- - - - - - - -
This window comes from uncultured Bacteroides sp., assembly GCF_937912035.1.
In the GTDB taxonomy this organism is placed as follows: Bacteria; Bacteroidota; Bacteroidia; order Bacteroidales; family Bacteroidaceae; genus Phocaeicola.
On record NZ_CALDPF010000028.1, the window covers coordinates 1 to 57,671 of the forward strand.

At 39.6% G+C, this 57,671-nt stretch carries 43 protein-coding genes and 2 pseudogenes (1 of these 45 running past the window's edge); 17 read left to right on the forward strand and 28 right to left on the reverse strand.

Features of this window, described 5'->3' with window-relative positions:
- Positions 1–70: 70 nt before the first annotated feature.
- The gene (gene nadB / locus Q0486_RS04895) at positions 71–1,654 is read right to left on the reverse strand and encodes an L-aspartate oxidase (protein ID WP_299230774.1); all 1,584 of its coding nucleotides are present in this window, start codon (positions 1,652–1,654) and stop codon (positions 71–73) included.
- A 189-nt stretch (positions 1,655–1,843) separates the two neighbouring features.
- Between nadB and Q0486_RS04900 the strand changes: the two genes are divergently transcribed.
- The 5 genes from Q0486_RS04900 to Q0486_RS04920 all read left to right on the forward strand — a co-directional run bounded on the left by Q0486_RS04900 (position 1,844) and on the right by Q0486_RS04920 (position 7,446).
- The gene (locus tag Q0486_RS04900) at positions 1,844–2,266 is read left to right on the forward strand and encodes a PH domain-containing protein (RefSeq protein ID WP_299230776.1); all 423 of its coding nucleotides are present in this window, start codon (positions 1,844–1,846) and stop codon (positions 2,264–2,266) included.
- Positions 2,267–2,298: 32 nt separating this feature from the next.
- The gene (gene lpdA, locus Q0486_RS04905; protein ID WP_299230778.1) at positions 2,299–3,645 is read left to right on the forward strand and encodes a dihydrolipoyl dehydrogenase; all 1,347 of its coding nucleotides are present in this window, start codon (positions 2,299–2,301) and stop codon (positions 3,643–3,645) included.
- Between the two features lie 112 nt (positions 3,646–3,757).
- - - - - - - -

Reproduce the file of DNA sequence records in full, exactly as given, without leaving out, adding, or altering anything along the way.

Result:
This window comes from uncultured Bacteroides sp., assembly GCF_937912035.1.
In the GTDB taxonomy this organism is placed as follows: Bacteria; Bacteroidota; Bacteroidia; order Bacteroidales; family Bacteroidaceae; genus Phocaeicola.
On record NZ_CALDPF010000028.1, the window covers coordinates 1 to 57,671 of the forward strand.

At 39.6% G+C, this 57,671-nt stretch carries 43 protein-coding genes and 2 pseudogenes (1 of these 45 running past the window's edge); 17 read left to right on the forward strand and 28 right to left on the reverse strand.

Features of this window, described 5'->3' with window-relative positions:
- Positions 1–70: 70 nt before the first annotated feature.
- The gene (gene nadB / locus Q0486_RS04895) at positions 71–1,654 is read right to left on the reverse strand and encodes an L-aspartate oxidase (protein ID WP_299230774.1); all 1,584 of its coding nucleotides are present in this window, start codon (positions 1,652–1,654) and stop codon (positions 71–73) included.
- A 189-nt stretch (positions 1,655–1,843) separates the two neighbouring features.
- Between nadB and Q0486_RS04900 the strand changes: the two genes are divergently transcribed.
- The 5 genes from Q0486_RS04900 to Q0486_RS04920 all read left to right on the forward strand — a co-directional run bounded on the left by Q0486_RS04900 (position 1,844) and on the right by Q0486_RS04920 (position 7,446).
- The gene (locus tag Q0486_RS04900) at positions 1,844–2,266 is read left to right on the forward strand and encodes a PH domain-containing protein (RefSeq protein ID WP_299230776.1); all 423 of its coding nucleotides are present in this window, start codon (positions 1,844–1,846) and stop codon (positions 2,264–2,266) included.
- Positions 2,267–2,298: 32 nt separating this feature from the next.
- The gene (gene lpdA, locus Q0486_RS04905; protein ID WP_299230778.1) at positions 2,299–3,645 is read left to right on the forward strand and encodes a dihydrolipoyl dehydrogenase; all 1,347 of its coding nucleotides are present in this window, start codon (positions 2,299–2,301) and stop codon (positions 3,643–3,645) included.
- Between the two features lie 112 nt (positions 3,646–3,757).